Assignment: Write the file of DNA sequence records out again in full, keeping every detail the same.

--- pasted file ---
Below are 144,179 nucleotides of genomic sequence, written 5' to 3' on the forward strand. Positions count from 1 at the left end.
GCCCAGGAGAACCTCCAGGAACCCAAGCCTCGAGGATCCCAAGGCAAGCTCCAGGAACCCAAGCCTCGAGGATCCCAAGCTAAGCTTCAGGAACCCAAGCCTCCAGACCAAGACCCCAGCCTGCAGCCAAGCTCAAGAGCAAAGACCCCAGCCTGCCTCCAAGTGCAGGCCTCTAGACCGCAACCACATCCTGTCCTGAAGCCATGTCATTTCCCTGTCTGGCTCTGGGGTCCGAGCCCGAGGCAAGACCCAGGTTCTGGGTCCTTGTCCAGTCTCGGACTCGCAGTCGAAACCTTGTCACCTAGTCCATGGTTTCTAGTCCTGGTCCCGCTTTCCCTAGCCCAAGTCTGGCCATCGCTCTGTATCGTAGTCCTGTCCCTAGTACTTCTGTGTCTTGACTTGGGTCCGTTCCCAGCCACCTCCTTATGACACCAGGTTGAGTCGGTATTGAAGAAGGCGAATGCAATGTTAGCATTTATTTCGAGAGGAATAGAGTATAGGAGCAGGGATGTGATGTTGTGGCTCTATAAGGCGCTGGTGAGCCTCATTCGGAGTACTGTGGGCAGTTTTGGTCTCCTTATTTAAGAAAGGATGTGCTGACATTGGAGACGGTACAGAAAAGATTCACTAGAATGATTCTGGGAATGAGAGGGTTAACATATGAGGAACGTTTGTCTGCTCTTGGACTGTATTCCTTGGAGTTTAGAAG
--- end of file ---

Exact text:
Below are 144,179 nucleotides of genomic sequence, written 5' to 3' on the forward strand. Positions count from 1 at the left end.
GCCCAGGAGAACCTCCAGGAACCCAAGCCTCGAGGATCCCAAGGCAAGCTCCAGGAACCCAAGCCTCGAGGATCCCAAGCTAAGCTTCAGGAACCCAAGCCTCCAGACCAAGACCCCAGCCTGCAGCCAAGCTCAAGAGCAAAGACCCCAGCCTGCCTCCAAGTGCAGGCCTCTAGACCGCAACCACATCCTGTCCTGAAGCCATGTCATTTCCCTGTCTGGCTCTGGGGTCCGAGCCCGAGGCAAGACCCAGGTTCTGGGTCCTTGTCCAGTCTCGGACTCGCAGTCGAAACCTTGTCACCTAGTCCATGGTTTCTAGTCCTGGTCCCGCTTTCCCTAGCCCAAGTCTGGCCATCGCTCTGTATCGTAGTCCTGTCCCTAGTACTTCTGTGTCTTGACTTGGGTCCGTTCCCAGCCACCTCCTTATGACACCAGGTTGAGTCGGTATTGAAGAAGGCGAATGCAATGTTAGCATTTATTTCGAGAGGAATAGAGTATAGGAGCAGGGATGTGATGTTGTGGCTCTATAAGGCGCTGGTGAGCCTCATTCGGAGTACTGTGGGCAGTTTTGGTCTCCTTATTTAAGAAAGGATGTGCTGACATTGGAGACGGTACAGAAAAGATTCACTAGAATGATTCTGGGAATGAGAGGGTTAACATATGAGGAACGTTTGTCTGCTCTTGGACTGTATTCCTTGGAGTTTAGAAG